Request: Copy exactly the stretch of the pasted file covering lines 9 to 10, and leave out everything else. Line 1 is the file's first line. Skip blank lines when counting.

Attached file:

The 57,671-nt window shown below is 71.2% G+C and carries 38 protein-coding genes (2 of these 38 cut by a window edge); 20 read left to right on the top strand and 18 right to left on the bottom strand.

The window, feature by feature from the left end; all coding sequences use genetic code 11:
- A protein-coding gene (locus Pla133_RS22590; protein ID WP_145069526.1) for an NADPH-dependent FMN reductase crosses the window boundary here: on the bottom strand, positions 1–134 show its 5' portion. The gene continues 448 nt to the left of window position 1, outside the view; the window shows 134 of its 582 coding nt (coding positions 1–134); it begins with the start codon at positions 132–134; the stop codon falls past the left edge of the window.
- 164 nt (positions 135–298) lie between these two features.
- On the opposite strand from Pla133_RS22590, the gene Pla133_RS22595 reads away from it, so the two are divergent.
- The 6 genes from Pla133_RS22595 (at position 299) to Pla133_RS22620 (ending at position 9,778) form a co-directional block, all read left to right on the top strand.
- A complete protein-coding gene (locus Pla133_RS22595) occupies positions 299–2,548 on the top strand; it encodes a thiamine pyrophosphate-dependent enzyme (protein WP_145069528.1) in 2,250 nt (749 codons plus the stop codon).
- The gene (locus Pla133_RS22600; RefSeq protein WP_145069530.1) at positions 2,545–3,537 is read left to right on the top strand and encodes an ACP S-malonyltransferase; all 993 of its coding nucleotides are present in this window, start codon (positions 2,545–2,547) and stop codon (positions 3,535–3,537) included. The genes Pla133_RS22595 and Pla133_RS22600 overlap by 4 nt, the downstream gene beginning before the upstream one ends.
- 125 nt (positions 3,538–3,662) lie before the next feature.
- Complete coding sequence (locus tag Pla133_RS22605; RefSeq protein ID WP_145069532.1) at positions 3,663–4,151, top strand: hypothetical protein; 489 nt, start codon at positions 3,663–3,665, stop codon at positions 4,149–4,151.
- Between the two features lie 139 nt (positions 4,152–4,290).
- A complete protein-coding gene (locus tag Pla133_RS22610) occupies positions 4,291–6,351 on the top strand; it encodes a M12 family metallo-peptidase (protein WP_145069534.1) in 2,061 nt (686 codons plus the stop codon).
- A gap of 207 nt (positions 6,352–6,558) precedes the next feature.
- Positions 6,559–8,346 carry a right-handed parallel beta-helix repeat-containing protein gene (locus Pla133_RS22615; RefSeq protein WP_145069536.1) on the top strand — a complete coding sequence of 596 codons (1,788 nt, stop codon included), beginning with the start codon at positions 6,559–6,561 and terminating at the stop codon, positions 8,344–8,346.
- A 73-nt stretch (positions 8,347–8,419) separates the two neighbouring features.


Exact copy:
- 125 nt (positions 3,538–3,662) lie before the next feature.
- Complete coding sequence (locus tag Pla133_RS22605; RefSeq protein ID WP_145069532.1) at positions 3,663–4,151, top strand: hypothetical protein; 489 nt, start codon at positions 3,663–3,665, stop codon at positions 4,149–4,151.